DePuy ASR Trial Update: Parker Waichman LLP Comments on Bloomberg Report Detailing How Johnson & Johnson Failed Its Own Safety Test

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According to a report in Bloomberg News, witnesses in the DePuy ASR trial have testified that Johnson & Johnson failed its own safety test designed to assess whether the metal-on-metal hip implant releases unsafe levels of metal ions. Consultant George Samaras said that instead of changing the design of the hip replacement, J&J changed the test in order to pass the device.

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“This witness’ testimony is further evidence demonstrating that Johnson & Johnson failed to take proper precautions in designing and marketing the DePuy ASR,” said Daniel C. Burke, Senior Litigation Counsel at Parker Waichman LLP.

Parker Waichman LLP, a national law firm dedicated to protecting the rights of victims injured by defective medical devices, is weighing-in on a Bloomberg report detailing how Johnson & Johnson failed its own safety test when designing the DePuy ASR hip implant. According to Bloomberg, during the DePuy ASR bellwether trial that began last week, a witness said that the company chose to change the protocol rather than redesign the hip implant. J&J recalled 93,000 units of its ASR implant in 2010 after data showed that the device failed in 13 percent of patients within five years.

The case that has gone to trial is In re: Loren Kransky and Sheryl Kransky v. DePuy, Inc., et al., BC456086, Los Angeles Superior Court. The lawsuit is the first of approximately 10,000 cases alleging that the DePuy ASR hip implant is defective and causes injuries including metallosis, soft tissue reaction, pain and the need for early revision surgery. Most of the cases are pending in the U.S. District for the Northern District of Ohio as part of the In re: DePuy Orthopaedics, Inc. ASR Hip Implant Products Liability Litigation (MDL 2197).

According to Bloomberg, a consultant named George Samaras testified for Plaintiff Loren Kransky, a retired corrections officer who had his DePuy ASR hip implant replaced last year. Samaras told jurors that the DePuy ASR hip cup failed the safety test set up by Johnson & Johnson’s DePuy unit, citing an internal document showing that the ASR produced 16 times more chromium and cobalt debris compared to another product manufactured by the company. By these standards, Samaras said, the device should have failed, but it passed because the company changed the protocol. He stated “That’s not what good engineers do. You are playing games with what the requirements for the device are.”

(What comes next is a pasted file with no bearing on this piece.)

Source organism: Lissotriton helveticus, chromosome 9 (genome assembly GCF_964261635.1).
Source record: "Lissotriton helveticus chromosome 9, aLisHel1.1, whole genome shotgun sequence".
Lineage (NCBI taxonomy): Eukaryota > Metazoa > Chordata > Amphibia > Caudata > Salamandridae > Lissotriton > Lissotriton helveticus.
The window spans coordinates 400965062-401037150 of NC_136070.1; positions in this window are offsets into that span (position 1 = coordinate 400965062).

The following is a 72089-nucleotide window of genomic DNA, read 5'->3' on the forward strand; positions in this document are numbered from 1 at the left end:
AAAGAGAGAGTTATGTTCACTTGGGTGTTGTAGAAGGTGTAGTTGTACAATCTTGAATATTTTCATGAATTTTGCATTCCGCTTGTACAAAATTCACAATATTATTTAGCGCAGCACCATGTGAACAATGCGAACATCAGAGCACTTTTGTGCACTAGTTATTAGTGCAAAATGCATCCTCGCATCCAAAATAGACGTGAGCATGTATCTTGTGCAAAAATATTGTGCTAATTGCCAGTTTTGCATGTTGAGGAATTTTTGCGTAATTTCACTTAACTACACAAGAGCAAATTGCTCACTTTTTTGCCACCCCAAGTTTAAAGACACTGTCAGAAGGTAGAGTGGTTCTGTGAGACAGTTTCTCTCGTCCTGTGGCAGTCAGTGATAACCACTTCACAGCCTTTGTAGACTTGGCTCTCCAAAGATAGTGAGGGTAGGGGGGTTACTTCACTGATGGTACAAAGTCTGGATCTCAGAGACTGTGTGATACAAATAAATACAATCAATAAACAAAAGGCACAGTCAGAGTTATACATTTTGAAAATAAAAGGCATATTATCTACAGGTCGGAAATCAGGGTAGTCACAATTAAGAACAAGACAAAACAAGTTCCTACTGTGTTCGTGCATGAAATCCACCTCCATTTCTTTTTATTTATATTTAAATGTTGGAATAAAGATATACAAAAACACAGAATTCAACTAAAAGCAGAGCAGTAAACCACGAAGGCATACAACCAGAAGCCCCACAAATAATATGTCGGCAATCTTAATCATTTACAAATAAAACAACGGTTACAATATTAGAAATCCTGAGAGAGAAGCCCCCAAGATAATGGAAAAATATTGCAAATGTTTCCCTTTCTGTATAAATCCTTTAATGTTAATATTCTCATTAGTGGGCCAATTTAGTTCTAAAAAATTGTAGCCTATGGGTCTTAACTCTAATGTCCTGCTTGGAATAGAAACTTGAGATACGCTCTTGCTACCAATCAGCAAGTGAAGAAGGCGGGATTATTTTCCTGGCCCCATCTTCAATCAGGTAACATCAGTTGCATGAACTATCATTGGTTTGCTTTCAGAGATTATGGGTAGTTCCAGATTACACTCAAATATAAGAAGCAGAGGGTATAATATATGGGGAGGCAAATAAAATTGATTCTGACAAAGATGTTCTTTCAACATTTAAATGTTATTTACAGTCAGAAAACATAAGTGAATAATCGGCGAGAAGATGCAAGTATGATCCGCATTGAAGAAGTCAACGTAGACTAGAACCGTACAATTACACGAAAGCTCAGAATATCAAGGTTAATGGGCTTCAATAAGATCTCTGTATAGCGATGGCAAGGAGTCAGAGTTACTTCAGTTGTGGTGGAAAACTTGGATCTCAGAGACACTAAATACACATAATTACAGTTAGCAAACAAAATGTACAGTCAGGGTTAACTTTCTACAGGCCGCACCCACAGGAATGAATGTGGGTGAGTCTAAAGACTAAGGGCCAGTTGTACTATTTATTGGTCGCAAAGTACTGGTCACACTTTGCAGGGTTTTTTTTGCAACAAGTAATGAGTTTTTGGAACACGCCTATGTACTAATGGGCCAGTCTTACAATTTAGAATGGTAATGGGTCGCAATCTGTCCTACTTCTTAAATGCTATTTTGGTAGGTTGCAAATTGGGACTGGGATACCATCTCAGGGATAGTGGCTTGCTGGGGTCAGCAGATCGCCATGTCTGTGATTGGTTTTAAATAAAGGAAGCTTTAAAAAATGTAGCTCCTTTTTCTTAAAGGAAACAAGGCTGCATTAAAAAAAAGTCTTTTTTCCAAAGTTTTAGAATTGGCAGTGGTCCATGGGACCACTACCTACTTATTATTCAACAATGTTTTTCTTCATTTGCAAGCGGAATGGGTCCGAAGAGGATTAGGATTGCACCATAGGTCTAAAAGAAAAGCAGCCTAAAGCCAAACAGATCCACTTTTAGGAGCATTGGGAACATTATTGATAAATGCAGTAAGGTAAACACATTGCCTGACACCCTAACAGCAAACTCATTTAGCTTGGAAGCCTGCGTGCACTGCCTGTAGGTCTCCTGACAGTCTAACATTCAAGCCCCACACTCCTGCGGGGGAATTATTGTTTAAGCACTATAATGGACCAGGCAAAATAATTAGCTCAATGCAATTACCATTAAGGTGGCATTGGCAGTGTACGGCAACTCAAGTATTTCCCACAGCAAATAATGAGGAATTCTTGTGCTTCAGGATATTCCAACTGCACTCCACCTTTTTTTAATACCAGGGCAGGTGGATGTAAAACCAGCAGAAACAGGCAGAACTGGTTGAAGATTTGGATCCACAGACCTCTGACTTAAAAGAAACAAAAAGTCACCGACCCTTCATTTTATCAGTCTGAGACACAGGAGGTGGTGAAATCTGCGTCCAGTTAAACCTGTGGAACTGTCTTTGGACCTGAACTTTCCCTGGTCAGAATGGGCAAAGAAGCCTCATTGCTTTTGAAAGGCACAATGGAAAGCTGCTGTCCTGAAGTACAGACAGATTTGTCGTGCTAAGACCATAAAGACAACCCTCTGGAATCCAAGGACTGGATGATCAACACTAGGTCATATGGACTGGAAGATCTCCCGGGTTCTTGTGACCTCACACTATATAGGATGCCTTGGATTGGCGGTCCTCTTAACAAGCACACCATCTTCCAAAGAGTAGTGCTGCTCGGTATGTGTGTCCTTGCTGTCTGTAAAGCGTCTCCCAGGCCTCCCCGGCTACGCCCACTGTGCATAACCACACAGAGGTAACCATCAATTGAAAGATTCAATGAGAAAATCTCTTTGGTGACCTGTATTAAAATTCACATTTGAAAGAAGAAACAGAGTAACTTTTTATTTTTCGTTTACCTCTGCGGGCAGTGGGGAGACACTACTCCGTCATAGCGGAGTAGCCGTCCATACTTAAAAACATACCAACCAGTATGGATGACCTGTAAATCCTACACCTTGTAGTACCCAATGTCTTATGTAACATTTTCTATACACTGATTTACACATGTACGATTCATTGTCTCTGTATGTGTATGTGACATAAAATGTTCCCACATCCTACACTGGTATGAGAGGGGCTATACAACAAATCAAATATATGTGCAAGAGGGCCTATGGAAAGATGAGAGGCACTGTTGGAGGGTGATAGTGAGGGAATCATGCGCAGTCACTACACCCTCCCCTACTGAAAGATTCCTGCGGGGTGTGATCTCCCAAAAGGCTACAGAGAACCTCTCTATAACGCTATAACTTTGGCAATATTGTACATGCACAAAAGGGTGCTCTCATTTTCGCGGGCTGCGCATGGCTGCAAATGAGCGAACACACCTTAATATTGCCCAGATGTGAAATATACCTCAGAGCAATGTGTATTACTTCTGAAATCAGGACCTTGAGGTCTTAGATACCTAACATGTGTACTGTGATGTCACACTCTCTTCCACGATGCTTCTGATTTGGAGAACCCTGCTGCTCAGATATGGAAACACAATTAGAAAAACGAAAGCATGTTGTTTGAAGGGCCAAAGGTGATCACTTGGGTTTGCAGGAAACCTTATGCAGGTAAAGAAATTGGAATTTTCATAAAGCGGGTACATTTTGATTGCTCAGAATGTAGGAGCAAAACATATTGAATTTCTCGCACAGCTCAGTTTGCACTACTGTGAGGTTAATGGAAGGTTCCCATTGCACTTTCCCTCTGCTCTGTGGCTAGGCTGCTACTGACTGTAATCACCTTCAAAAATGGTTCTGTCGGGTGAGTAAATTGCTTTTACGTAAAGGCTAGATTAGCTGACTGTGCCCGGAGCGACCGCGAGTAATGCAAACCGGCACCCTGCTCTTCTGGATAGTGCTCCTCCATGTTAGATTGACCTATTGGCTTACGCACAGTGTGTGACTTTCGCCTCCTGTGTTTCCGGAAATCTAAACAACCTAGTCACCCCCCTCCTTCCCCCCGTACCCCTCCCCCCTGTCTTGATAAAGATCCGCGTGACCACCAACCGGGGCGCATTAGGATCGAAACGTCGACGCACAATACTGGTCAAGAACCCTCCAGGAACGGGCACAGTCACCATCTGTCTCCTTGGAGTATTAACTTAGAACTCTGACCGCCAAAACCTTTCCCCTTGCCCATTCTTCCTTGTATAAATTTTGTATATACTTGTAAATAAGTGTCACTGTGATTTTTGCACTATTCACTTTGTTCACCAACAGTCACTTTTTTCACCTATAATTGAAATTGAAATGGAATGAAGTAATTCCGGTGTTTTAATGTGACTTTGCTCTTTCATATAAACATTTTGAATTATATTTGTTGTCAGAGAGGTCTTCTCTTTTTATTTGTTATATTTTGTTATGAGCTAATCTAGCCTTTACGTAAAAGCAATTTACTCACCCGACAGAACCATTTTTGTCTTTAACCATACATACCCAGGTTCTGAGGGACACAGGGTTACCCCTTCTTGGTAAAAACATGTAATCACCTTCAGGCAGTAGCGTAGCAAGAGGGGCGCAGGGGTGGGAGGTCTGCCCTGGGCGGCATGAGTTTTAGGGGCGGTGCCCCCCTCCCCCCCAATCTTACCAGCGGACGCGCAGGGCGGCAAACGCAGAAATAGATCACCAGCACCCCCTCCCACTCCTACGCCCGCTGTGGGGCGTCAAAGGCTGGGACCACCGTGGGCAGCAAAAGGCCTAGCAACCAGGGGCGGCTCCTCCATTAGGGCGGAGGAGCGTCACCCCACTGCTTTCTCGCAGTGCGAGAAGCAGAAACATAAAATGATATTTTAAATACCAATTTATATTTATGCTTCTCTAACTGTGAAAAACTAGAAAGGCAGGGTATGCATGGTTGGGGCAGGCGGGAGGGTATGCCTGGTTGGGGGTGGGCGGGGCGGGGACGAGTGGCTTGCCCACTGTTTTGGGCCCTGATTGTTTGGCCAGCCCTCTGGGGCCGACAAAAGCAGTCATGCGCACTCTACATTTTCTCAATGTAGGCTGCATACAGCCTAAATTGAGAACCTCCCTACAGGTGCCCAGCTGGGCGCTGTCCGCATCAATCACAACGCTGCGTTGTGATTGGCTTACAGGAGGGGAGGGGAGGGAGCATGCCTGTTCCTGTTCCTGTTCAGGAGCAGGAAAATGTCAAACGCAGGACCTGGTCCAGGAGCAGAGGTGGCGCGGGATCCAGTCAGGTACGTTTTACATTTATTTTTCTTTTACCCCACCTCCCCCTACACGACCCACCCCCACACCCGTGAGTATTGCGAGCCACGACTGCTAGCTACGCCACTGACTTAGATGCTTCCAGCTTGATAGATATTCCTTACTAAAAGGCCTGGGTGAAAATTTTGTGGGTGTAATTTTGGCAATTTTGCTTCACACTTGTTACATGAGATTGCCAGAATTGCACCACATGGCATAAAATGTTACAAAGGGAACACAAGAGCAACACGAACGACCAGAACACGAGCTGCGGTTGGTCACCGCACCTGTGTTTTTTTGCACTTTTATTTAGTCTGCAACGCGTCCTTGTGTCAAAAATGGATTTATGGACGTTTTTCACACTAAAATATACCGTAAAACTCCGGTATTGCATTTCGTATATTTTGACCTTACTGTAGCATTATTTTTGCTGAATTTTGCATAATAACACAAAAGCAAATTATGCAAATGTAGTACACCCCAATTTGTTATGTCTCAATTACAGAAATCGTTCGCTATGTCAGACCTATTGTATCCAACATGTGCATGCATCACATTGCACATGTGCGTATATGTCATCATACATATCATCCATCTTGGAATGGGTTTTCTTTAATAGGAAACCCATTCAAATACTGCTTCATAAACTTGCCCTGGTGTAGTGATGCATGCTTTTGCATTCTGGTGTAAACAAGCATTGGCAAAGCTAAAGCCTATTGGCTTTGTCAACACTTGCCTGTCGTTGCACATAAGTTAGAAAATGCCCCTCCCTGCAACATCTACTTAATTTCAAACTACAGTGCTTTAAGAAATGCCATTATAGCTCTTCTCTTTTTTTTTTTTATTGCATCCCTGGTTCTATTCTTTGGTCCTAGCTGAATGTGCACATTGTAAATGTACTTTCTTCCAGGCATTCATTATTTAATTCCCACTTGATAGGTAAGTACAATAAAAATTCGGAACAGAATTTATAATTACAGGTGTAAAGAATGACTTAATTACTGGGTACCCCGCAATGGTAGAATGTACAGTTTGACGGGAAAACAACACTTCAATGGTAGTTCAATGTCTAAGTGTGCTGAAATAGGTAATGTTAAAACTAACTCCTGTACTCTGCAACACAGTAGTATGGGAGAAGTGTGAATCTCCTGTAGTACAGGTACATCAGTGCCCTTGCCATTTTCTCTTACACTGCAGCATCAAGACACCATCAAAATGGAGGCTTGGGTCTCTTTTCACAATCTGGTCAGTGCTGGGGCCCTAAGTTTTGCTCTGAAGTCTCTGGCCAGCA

The DePuy ASR, like other metal-on-metal hip implant, was approved through the 510(k), a process that approved devices without clinical safety tests so long as it is similar enough to a previous device. Samaras said that when the ASR cup failed the internal test, the company decided to compare it to another previous (predecessor) device to make the implant appear safer. “They changed the test,” Samaras stated. “They didn’t do what they were supposed to do, which is change the design.”

“This witness’ testimony is further evidence demonstrating that Johnson & Johnson failed to take proper precautions in designing and marketing the DePuy ASR,” said Daniel C. Burke, Senior Litigation Counsel at Parker Waichman LLP. “Because of their actions, thousands of people have been injured by these devices.”

Samaras is not the only expert testifying against Johnson & Johnson. Before his testimony, an epidemiologist at Dartmouth Medical School named John Baron said that the ASR XL failed at a rate of 22 percent after five years and 44 percent after seven years, based on the Australian national registry data.

Recently, the U.S. Food and Drug Administration (FDA) proposed stricter regulations for approving metal-on-metal hips. The agency proposed that, instead of going through the 510(k) process, hip makers should be required to show that their implants are safe and effective before selling them. The FDA has also issued new guidelines, recommending that patients under regular physical examinations, diagnostic imaging and metal ion testing as needed.

Parker Waichman LLP offers free legal advice to people implanted with the DePuy ASR hip and implant and other metal-on-metal hip replacements. The firm has filed a number of lawsuits on behalf of metal hip recipients who allege injuries from the device. On August 24th, for instance, the firm filed a lawsuit in the U.S. District Court for the Northern District of Ohio, Western Division (Case No. 1-12-dp-23381) on behalf of a Florida resident who says the DePuy ASR caused pain and other complications. Among other things, the suit alleges that DePuy and parent company Johnson and Johnson knew about the defects of the device but continued to sell it nonetheless.

Parker Waichman LLP continues to offer free legal consultations to victims of metal-on-metal hip implant injuries. If you or a loved one experienced premature failure of your implant or other health problems associated with a metal-on-metal hip implant, please contact their office by visiting the firm's Defective Hip Implants page at Free case evaluations are also available by calling 1 800 LAW INFO (1-800-529-4636).

Parker Waichman LLP
Gary Falkowitz, Managing Attorney
(800) LAW-INFO
(800) 529-4636

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Gary Falkowitz
Parker Waichman LLP
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